Foundations must be designed to handle the load-bearing weight of earthen walls and prevent erosion. Rubble trenches distribute weight and provide drainage.
Stacked stone and boulder walls
Interlocking cob shaped by hand into monolithic walls
Adobe bricks bound with earthen mortar
Light clay infill within timber frames
Wattle and daub weaving
Wall systems employ natural materials structurally for enclosure, insulation, and thermal mass. Forms are temporary while earthen walls are self-supporting when complete.
Thatched roofs of straw or reeds
Living roofs with soil and plants
Timber rafters and beams with earthen tiles
Vaulted and domed stone roofs
Roofing protects the interior from sun, rain, and wind. Thatched roofs insulate well while living roofs integrate with the natural landscape. Wood and stone roofs lend support.
Tamped earthen floors
Stone or clay tile flooring
Wood plank flooring
Flagstone or pebble mosaic floors
Floors utilize materials at hand like earth, stone, clay, and wood. Tamped earth is a simple base while tiles and wood create more durable finished flooring.
Clay slip plasters for earthen walls
Lime plaster with natural pigments and shells
Earthen plasters reinforced with plant fibers
Plasters provide a protective surface layer over wall systems and create aesthetic appeal. Locally available clays, lime, and plant fibers are employed.
Getting the right proportions of clay, sand, and fibers is an art that develops over time. Generations of builders have passed on time-tested techniques for crafting durable earthen structures.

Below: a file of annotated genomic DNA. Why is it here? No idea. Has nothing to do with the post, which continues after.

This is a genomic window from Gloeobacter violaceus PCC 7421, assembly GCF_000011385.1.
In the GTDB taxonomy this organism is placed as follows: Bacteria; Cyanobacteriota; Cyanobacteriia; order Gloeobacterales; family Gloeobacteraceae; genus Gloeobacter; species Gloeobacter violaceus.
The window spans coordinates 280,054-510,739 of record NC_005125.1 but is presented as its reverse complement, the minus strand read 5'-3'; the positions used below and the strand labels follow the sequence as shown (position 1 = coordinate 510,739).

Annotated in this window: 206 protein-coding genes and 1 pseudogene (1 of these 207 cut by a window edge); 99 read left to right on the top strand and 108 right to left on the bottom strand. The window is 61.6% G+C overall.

Examples of Natural Buildings
Natural building techniques can be adapted to create beautiful and functional homes and structures. Some examples include:
Cob cottages with thatched roofs, earthen plasters, and large timber elements
Courtyard-style adobe homes and guest houses surrounding shared outdoor space
Timber framed structures infilled with light clay or wattle and daub
Stone and earthen commercial buildings such as studios, offices, and multi-use spaces
Outdoor earthen ovens for cooking and baking
Agricultural buildings like barns constructed from local wood and earth
By employing native materials, these buildings tie into local architectural heritage while updating vernacular styles. The diversity of natural homes showcases creative solutions adapted to climate, materials, culture, and needs.
Proponents of the Natural Building Movement
The natural building revival has been championed by several influential activists and builders. Some of the leading proponents include:
Ianto Evans, who pioneered the revival of cob building in the Pacific Northwest in the 1970s
Michael Reynolds, creator of the Earthship sustainable home model using earth-rammed tires
Joseph Kennedy, founder of the Cob Cottage Company, which builds small cob homes
Carrie Coburn, author of books on earthen plasters and natural building techniques for women
Jacquelyn Ogorchock, who teaches hands-on natural building workshops around the world
Through their writing, teaching, and building projects, these individuals have helped spur interest in traditional methods of ecological construction using the earth itself as a building material.
Natural building taps into vernacular construction methods perfected over centuries. By utilizing local and natural materials, it provides an ecological alternative to modern building. With proper design and technique, natural homes can be beautiful, functional, and lasting.
This ancient craft continues evolving with new applications and materials like hempcrete and living roofs. If you're interested in green building, natural construction allows working in harmony with the environment to create healthy and sustainable architecture.